I became familiar with The Marquis only due to my sister, "Rox of Spazhouse."  A couple years ago she passed on her collection of the Danse Macabre comics to me as a gift.  I didn't care for the political-religious setting of the story, but I was fascinated by the main character.  What I also admired was the writer walked a tight line that kept the reader wondering:  Is this guy really a demon hunter, or a serial killer?
Another cosplayer I recognized was Zoe, my favorite character from the show Firefly.   
 According to this young lady, (I think she said her name was Kathleen); Zoe was her favorite character too.  One of the things we liked about Zoe was her weapon of choice--a sci-fi version of a Mare's Leg.  Kathleen said she liked the weapon so much she bought a Rossi Ranch Hand in the same caliber as her revolver. 
I've been thinking about buying one myself. 
While I continue my inner-debate on what Firefly-esque weaponry to acquire, I "consoled myself" purchasing items that struck my fancy at the ECCC.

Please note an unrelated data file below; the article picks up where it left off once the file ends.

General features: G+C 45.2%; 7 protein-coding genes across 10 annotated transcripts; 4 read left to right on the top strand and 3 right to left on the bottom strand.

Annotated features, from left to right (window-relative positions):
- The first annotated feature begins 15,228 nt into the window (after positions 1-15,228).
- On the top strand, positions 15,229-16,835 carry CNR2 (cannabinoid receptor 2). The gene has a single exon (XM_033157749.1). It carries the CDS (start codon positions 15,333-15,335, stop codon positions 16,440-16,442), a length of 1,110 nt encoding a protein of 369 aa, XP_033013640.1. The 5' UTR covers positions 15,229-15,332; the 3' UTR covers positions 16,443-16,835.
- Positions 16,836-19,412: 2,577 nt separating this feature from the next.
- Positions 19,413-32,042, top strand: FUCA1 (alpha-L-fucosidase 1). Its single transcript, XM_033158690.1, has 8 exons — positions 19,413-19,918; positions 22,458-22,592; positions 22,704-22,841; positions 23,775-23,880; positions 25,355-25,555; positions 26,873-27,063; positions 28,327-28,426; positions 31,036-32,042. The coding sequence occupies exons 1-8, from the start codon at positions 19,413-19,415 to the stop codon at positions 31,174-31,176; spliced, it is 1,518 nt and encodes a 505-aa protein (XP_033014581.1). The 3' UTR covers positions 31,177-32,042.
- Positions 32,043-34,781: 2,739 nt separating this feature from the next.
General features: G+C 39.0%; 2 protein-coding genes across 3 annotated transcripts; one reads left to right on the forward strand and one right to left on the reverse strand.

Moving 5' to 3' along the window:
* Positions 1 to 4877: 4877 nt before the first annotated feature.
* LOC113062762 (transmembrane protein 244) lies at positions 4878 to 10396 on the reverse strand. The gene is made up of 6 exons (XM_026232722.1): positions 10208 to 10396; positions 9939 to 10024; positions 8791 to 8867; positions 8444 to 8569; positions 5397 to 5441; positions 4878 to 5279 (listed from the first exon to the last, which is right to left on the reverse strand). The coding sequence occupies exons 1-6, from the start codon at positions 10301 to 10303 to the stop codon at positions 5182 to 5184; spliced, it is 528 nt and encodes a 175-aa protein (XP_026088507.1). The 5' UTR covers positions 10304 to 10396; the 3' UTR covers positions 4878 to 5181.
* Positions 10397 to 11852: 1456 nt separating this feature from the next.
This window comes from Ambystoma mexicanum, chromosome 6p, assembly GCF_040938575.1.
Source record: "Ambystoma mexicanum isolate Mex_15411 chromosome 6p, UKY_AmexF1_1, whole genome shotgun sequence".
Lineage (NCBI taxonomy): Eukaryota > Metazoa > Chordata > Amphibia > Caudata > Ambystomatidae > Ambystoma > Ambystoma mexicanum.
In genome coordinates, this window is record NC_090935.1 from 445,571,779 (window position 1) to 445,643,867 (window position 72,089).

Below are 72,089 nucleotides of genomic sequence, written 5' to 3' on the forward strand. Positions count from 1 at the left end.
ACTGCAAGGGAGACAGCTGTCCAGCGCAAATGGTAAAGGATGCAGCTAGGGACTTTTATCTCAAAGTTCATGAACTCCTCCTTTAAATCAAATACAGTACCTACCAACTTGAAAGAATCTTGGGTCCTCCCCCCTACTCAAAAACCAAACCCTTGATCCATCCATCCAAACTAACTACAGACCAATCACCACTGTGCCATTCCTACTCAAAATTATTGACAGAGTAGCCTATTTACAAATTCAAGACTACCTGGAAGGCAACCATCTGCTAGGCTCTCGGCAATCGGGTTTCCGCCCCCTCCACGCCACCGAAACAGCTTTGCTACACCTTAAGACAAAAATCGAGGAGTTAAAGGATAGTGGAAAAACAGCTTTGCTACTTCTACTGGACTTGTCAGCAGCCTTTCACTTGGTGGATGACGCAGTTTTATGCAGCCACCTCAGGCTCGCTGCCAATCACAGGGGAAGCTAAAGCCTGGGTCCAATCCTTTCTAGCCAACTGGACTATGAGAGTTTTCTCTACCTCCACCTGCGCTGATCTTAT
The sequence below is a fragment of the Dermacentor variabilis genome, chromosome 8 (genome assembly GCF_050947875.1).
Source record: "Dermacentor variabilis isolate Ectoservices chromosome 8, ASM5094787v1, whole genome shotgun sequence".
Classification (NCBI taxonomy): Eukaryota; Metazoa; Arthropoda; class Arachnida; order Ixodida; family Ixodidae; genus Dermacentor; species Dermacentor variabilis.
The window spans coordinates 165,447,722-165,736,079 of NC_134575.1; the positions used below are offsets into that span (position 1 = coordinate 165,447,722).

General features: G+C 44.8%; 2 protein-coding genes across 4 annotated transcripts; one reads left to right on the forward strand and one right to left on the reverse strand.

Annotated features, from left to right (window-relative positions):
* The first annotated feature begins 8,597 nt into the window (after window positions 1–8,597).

One of the first things I bought was a print by Marcio Takara.  (It wasn't until later that I thought of getting a photo taken with the artist.  When we finally returned he stepped out for a break and missed our chance).
Since I was dressed in a Spiderman Halloween costume and this was my fiance's first experience attending a comic book convention, I thought this print would be a nice commemorative momento...
Marcio signed it for both of us.  Samples of Marcio's work, like this MJ and Spidey, can be found on Deviant Art
Other treasures I acquired, included--
--My fiance bought me a Punisher T-Shirt at the Super Hero Stuff stand (try saying that three times fast)